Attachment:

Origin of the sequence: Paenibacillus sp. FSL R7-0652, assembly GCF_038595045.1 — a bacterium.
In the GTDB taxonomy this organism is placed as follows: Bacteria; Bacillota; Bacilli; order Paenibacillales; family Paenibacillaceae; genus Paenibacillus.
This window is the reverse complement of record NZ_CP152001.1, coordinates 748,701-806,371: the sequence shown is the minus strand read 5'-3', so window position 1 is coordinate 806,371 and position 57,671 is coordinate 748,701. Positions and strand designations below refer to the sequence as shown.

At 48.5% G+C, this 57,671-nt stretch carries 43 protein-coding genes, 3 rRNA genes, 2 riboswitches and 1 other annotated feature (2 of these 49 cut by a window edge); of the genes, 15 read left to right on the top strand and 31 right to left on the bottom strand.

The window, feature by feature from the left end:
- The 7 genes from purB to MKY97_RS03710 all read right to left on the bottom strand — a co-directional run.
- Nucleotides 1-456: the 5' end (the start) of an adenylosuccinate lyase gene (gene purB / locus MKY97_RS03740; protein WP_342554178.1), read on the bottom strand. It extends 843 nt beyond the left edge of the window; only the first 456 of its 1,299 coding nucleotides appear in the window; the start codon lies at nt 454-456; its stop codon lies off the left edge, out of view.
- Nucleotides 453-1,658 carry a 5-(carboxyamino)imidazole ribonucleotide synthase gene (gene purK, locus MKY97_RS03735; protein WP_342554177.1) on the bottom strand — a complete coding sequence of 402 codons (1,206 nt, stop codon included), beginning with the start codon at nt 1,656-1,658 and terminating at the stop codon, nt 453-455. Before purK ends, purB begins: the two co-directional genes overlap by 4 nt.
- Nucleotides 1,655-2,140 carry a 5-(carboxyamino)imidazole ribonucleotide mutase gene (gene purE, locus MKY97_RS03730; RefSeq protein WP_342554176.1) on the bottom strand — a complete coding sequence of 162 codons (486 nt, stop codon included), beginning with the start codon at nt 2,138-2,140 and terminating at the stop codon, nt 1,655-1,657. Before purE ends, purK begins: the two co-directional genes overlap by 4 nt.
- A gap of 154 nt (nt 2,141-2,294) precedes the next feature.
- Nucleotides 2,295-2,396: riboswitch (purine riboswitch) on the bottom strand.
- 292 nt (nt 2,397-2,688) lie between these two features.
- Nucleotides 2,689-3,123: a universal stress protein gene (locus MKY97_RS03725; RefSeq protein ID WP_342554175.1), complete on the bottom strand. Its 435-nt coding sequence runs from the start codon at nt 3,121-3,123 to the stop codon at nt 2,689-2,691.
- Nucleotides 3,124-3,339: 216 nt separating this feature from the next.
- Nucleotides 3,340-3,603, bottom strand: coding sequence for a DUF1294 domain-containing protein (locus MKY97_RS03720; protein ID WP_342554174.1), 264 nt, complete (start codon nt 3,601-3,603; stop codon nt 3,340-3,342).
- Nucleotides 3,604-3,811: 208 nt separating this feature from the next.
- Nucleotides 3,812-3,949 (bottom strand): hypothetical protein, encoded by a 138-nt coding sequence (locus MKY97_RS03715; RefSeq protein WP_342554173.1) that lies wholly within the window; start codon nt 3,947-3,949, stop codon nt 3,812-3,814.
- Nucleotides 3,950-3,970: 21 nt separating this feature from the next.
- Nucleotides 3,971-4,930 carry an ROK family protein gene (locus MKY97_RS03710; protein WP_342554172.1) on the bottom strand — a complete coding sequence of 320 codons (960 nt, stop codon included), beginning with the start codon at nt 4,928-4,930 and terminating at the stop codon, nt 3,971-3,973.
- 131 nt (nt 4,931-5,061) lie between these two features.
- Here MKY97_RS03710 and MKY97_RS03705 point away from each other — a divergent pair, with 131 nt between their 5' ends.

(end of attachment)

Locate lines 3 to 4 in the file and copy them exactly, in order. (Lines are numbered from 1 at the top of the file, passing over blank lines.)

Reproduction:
This window is the reverse complement of record NZ_CP152001.1, coordinates 748,701-806,371: the sequence shown is the minus strand read 5'-3', so window position 1 is coordinate 806,371 and position 57,671 is coordinate 748,701. Positions and strand designations below refer to the sequence as shown.

At 48.5% G+C, this 57,671-nt stretch carries 43 protein-coding genes, 3 rRNA genes, 2 riboswitches and 1 other annotated feature (2 of these 49 cut by a window edge); of the genes, 15 read left to right on the top strand and 31 right to left on the bottom strand.